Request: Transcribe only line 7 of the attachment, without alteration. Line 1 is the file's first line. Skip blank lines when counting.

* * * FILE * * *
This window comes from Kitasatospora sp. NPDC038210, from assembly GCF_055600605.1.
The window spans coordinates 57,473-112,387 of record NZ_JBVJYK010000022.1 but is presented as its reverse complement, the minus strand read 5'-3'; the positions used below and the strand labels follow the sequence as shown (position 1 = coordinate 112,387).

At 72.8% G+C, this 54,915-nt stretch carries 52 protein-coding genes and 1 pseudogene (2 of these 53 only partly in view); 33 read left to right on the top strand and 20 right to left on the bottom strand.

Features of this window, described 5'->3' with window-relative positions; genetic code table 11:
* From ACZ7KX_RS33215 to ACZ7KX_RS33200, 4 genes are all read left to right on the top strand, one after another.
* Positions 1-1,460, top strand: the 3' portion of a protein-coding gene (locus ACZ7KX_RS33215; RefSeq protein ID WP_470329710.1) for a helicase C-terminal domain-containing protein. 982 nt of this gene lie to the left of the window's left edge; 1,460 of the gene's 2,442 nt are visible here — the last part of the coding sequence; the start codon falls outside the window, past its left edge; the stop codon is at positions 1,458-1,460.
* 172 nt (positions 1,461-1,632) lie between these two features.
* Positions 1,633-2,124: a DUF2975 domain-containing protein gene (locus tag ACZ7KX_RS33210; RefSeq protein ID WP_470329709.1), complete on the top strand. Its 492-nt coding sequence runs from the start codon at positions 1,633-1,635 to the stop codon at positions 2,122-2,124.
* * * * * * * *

* 172 nt (positions 1,461-1,632) lie between these two features.